The prospect of future competition is not an issue. Afer all, the proprieter already faces that prospect with any of his current employees, some of whom may have worked there for years and presumably know a lot more about the business than you're liable to learn in a week or two. Also, at least in New York, if it's the corner pizzeria and not some high-falutin gourmet place, his super-secret-if-I-tell-you-I'll-have-to-kill-you dough recipe is probably the generic NY pizza dough, the same as the guy's on the next block. And the next... and the next...
The real problem is, presumably, the proprietor, presumably, has a sufficient number of experienced employees. Why spend the time and energy to train a new guy who, in a couple of weeks, just when he has learned the ropes, is going to leave?
Which is not to say that it cannot be done. My suggestions are:
1. Patronize the place you have in mind a lot. Buy a lot of pizza. Get to know -- and become friends with -- the proprietor and, preferably, the employees, too. In other words, become what we New Yorkers call a "regular." Then make your proposal.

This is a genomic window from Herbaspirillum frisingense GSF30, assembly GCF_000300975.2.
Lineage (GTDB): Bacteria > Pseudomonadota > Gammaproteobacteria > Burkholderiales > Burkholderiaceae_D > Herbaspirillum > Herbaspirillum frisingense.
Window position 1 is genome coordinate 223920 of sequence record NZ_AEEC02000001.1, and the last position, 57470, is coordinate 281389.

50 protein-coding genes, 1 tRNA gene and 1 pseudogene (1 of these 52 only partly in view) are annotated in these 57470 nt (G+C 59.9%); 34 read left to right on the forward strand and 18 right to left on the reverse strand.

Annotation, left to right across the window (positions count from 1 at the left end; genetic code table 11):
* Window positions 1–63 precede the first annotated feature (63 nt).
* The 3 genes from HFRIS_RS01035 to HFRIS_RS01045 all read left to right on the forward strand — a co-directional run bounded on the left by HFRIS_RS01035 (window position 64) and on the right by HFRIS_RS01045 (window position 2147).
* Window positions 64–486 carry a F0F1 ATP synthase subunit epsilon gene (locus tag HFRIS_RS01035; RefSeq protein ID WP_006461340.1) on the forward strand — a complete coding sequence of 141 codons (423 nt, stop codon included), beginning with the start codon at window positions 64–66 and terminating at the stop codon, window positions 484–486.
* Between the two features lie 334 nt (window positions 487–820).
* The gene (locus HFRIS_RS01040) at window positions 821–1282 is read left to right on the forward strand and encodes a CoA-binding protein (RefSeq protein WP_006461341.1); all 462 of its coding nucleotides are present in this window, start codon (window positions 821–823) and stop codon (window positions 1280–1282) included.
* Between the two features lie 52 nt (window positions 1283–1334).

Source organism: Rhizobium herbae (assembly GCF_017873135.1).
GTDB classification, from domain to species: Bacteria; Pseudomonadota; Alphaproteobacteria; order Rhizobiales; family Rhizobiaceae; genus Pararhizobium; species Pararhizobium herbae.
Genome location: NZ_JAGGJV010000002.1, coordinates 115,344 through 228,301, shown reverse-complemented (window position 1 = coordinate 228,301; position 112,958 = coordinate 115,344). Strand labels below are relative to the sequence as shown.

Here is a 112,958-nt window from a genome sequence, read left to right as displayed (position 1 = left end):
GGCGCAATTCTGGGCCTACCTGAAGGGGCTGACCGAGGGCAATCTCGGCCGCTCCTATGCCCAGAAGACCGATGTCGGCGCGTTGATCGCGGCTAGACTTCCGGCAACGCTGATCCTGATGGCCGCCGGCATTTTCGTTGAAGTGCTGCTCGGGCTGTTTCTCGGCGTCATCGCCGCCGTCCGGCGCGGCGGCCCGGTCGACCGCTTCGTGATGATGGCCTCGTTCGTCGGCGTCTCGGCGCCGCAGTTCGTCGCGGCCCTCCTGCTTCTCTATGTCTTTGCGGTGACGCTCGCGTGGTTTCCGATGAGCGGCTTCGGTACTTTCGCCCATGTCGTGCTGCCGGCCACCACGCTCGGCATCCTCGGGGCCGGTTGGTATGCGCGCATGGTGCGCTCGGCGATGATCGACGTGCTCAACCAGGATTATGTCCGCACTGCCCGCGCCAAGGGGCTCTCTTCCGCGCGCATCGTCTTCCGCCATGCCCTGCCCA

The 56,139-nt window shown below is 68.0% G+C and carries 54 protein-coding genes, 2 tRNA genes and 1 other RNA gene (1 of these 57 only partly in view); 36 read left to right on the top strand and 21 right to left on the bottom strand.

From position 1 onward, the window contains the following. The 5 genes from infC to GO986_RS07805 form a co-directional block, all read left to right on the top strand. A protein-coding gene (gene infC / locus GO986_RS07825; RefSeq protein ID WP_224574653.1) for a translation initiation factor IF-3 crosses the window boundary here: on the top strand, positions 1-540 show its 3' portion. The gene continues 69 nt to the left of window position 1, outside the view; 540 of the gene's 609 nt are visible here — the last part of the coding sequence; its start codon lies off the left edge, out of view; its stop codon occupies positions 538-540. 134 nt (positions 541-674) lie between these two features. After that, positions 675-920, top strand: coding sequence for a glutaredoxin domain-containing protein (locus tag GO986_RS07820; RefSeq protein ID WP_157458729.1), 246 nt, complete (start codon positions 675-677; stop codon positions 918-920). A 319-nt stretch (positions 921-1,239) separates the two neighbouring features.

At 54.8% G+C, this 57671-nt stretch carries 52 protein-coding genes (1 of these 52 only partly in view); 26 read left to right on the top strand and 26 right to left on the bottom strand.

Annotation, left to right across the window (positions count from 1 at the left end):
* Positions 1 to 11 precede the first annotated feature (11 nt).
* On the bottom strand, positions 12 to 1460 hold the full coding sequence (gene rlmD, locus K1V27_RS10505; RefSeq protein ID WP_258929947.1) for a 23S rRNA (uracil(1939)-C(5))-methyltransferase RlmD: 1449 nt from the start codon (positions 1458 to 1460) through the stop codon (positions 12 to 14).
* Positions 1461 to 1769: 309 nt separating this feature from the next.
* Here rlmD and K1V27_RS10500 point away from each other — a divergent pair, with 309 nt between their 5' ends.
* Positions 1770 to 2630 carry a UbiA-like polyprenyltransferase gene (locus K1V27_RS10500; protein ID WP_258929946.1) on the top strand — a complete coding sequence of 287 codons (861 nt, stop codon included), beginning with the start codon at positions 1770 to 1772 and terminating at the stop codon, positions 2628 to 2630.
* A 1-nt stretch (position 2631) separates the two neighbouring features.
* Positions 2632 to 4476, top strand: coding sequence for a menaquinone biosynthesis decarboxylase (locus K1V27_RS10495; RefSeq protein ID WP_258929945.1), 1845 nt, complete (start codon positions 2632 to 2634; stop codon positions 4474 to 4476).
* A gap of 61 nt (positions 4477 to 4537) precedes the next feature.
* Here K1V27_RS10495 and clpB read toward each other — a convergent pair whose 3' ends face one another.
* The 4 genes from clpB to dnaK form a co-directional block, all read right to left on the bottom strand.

2. Offer (preferably after completing suggestion #1) to pay the proprietor to teach you how to make pizza, perhaps before or after hours. Perhap offer to help around the place, too. ("You want to pay me to work here?" "Yeah!")
3. Even better: Do you know any other pizza enthusiasts in the area? Perhaps, two or more of you could convince the propietor, for a price, to teach a pizza-making/business class before or after hours. If the proprietor is up to it, and you get enough people to participate, at a sufficient price, maybe you could get your lesson for free.